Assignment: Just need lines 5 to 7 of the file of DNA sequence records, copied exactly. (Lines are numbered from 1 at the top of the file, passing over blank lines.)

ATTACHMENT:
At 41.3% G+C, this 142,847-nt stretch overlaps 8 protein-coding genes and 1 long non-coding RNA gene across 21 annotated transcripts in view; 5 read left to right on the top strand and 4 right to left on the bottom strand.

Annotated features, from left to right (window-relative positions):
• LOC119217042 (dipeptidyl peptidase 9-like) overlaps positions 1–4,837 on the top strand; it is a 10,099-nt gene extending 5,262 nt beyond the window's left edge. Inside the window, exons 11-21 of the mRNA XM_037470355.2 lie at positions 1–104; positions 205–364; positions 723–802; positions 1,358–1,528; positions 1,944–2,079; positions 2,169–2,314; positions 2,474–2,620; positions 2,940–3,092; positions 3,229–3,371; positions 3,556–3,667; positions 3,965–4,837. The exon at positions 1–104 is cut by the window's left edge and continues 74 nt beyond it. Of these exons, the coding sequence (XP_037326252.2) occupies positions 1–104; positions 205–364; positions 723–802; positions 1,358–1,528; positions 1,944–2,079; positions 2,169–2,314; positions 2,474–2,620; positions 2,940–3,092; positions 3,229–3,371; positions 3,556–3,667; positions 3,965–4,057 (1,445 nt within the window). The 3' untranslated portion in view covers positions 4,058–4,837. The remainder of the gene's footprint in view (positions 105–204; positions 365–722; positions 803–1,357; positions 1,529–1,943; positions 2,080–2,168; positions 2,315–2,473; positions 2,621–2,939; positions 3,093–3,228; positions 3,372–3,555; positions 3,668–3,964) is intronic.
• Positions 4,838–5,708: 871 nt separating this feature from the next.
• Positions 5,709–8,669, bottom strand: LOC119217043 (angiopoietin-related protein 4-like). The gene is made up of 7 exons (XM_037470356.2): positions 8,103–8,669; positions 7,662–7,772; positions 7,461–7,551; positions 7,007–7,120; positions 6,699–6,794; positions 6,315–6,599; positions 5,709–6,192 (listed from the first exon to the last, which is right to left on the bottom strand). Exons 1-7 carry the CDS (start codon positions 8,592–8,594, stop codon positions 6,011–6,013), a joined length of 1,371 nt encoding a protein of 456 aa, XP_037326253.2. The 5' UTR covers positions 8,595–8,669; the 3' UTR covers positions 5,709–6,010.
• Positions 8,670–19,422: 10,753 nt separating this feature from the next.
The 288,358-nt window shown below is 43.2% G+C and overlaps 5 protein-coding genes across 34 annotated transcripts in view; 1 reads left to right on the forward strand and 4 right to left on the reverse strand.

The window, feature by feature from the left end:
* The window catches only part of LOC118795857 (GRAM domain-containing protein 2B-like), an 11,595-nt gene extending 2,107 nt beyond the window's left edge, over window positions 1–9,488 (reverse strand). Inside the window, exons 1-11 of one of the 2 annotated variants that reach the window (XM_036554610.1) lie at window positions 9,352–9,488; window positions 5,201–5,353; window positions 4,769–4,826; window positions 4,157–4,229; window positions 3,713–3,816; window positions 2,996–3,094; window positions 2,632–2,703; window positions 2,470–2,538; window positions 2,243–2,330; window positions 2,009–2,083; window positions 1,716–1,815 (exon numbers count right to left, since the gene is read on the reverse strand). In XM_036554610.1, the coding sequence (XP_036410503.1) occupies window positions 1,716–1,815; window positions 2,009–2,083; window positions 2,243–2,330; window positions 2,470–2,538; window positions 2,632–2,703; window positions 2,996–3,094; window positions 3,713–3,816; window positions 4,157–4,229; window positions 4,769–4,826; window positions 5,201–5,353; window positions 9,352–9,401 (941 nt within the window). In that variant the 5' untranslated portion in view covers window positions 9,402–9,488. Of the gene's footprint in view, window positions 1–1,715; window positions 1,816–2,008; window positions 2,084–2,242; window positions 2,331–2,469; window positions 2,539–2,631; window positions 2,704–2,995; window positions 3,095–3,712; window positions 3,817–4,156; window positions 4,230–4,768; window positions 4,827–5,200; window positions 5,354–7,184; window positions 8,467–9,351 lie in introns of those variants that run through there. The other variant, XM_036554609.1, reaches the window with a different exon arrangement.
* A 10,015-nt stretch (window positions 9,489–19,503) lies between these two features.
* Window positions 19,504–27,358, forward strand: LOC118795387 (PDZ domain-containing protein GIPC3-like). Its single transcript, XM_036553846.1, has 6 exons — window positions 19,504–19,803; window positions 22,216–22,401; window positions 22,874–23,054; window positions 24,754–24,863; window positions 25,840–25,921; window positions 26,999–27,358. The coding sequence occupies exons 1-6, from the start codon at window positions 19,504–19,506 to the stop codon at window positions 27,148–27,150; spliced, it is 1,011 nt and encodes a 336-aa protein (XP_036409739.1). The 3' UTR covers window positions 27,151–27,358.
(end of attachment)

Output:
• Positions 5,709–8,669, bottom strand: LOC119217043 (angiopoietin-related protein 4-like). The gene is made up of 7 exons (XM_037470356.2): positions 8,103–8,669; positions 7,662–7,772; positions 7,461–7,551; positions 7,007–7,120; positions 6,699–6,794; positions 6,315–6,599; positions 5,709–6,192 (listed from the first exon to the last, which is right to left on the bottom strand). Exons 1-7 carry the CDS (start codon positions 8,592–8,594, stop codon positions 6,011–6,013), a joined length of 1,371 nt encoding a protein of 456 aa, XP_037326253.2. The 5' UTR covers positions 8,595–8,669; the 3' UTR covers positions 5,709–6,010.
• Positions 8,670–19,422: 10,753 nt separating this feature from the next.
The 288,358-nt window shown below is 43.2% G+C and overlaps 5 protein-coding genes across 34 annotated transcripts in view; 1 reads left to right on the forward strand and 4 right to left on the reverse strand.